ECHA Report Reveals Profound Impact on Authorisation Decisions

According to ECHA’s report the requirements for authorisation have introduced stricter controls of use and have therefore reduced risks from harmful chemicals to workers and the population at large. They have often led to early substitution to safer alternatives. Where applicants made a convincing case that substitution was not possible the recommended authorisations permit them to continue using substances of very high concern and to avoid substantial costs to society. 

echa_789In a release issued on 18 September 2017, ECHA stated that a recent report confirms that the authorisation system has entailed costs to applicants and regulatory authorities, but the benefits outweigh the remaining risks. The report is based on ECHA’s analysis of the first 100 applications for authorisation submitted and evaluated by the end of 2016.

According to the report, the authorisation requirements as well as the reputational issues of continued use of Substances of Very High Concern (SVHCs) have encouraged companies to substitute hazardous substances with safer alternatives as witnessed by the non-receipt of applications for seven substances on the Authorisation list.

One of ECHA’s goals is to substitute substances on the REACH Authorisation List with cleaner, safer alternatives; this is taking place. ECHA did not receive applications for seven substances and several applications contained planned substitution activities.

ECHA stated that three findings stand out:

  • Whilst the remaining risks associated with the continued use of SVHCs are important, the risk reductions brought about by the authorisation system have reduced the exposure to harmful chemicals of workers and the population at large. Thereby, the authorisation system has helped to lower the burden of occupational and other diseases in the EU.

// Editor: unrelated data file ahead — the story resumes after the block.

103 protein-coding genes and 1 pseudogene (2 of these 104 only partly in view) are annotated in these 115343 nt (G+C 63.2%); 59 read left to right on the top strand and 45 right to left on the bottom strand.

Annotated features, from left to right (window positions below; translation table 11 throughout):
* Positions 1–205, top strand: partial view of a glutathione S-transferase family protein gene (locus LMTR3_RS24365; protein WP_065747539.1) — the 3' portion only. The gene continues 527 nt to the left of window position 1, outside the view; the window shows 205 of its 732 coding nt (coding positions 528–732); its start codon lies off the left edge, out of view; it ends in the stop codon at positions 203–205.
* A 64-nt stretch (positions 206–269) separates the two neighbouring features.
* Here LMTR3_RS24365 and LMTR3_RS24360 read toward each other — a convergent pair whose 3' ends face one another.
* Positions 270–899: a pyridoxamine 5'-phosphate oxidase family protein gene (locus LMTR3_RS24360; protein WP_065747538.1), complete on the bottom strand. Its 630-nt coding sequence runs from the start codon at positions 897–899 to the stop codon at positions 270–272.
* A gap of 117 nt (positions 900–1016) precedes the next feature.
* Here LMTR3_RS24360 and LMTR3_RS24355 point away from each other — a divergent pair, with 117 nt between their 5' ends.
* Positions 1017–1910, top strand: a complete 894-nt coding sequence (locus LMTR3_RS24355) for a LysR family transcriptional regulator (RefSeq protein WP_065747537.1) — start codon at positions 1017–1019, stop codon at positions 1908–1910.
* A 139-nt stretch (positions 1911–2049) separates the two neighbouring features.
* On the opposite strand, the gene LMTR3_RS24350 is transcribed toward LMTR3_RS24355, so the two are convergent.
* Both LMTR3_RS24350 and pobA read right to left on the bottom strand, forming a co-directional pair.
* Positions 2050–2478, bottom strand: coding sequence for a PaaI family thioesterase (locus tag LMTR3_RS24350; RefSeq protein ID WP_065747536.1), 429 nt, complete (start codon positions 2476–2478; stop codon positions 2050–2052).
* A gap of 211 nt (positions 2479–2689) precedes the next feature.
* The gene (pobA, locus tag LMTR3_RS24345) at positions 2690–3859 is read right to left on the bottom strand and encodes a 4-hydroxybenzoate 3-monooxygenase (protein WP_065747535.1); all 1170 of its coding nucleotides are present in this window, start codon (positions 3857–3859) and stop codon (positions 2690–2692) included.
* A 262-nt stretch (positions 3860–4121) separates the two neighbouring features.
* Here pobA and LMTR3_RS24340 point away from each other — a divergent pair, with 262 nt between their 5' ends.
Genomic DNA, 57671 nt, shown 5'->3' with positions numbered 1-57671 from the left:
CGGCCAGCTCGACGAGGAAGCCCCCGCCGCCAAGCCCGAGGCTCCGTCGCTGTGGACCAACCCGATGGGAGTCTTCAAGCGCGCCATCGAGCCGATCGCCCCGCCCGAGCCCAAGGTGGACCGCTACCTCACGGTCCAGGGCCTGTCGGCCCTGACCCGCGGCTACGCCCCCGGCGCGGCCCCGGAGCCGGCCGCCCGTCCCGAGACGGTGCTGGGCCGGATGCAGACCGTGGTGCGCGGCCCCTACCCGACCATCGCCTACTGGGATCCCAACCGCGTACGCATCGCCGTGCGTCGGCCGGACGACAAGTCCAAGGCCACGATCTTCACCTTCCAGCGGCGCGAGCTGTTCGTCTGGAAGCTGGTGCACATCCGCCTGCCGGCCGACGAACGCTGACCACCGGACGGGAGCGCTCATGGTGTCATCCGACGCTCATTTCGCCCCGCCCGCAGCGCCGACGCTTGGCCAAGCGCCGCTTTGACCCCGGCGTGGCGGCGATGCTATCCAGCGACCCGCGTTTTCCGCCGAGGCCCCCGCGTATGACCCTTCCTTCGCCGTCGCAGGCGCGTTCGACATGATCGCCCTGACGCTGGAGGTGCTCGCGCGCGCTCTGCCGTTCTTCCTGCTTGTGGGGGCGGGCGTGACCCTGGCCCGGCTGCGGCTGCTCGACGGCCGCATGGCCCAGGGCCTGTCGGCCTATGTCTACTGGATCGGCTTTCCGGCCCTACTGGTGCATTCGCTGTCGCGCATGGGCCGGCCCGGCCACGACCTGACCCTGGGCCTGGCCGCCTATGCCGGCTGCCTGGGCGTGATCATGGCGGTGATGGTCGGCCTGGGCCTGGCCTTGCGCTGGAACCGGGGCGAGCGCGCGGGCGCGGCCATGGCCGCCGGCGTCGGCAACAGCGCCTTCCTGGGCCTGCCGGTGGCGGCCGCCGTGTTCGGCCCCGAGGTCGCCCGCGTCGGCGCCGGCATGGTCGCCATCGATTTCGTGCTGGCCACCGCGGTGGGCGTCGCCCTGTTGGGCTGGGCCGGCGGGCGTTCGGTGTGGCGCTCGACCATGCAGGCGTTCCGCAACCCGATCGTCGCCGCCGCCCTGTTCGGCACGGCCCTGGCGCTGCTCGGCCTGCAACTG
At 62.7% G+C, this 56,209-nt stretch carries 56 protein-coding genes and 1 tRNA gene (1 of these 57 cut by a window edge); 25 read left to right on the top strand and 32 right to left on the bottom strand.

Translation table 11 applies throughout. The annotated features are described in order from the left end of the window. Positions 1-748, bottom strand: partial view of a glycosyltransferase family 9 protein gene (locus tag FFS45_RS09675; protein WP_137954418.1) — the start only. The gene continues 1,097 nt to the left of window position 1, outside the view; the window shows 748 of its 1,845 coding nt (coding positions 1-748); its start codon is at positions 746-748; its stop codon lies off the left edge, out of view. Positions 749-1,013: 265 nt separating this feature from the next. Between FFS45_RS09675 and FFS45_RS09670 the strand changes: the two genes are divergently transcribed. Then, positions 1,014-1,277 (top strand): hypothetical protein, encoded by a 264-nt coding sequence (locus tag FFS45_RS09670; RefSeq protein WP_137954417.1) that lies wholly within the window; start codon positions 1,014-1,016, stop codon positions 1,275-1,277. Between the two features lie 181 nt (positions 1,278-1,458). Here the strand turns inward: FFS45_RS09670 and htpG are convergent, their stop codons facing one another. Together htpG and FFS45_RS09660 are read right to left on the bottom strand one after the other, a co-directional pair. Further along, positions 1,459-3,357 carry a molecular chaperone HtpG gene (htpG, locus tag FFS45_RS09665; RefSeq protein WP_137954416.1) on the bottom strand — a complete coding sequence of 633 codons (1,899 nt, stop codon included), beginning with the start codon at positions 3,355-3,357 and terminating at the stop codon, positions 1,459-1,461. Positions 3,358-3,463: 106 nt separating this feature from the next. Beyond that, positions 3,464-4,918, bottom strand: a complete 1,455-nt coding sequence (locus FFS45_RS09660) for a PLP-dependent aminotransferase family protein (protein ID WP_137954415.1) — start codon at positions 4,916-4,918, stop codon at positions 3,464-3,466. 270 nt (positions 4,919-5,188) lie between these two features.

• The aggregate benefit of authorisations (i.e. the costs that applicants, their clients and society as a whole would have to bear if the authorisations had not been granted) were estimated to outweigh the remaining monetised risks to human health and the environment by on average a factor of 15 to 1. This ratio varied a lot from one application to another.
  • While ECHA’s scientific committees recommended to the European Commission that all the authorisations be granted, they suggested additional conditions and/or monitoring requirements in two-thirds of the uses. Furthermore, they recommended that the review periods be – on average – 2.5 years shorter than proposed by the applicants. Thus, the scientific scrutiny of the applications manifests itself in the opinion-making process.

For details, visit Report: Socio-economic impacts of REACH authorisations 

Houston Chemical Plant Explosions Caused by Natural Disasters Underscore Weak Chemical Safety Measures

Hurricane Harvey caused devastating destruction to the Texas coast, from homes to infrastructure to businesses. Unfortunately, because the region is the site of many manufacturing plants, the impact is having far-reaching affect. The explosions at the flooded Crosby, TX, Arkema chemical plant which manufactures organic peroxides is a case in point.

Fires started when the area was flooded and the backup generators failed, eliminating the refrigeration required to keep the chemicals from degrading and catching fire. A buffer zone around the plant was established, employees were sent home and some 5,000 people living nearby were warned to evacuate. Plumes of toxic black smoke shrouded the area as more than two tons of material exploded.

Despite this, the company was slow to release a list of the chemical inventory to authorities and refused to reveal where those substances were stored. Based on the plant’s history this is not surprising: records show that state and federal regulators have cited Arkema for numerous safety and environmental violations at the Crosby plant for more than a decade, with eight “serious” safety violations in the last year alone. Yet the violations continue.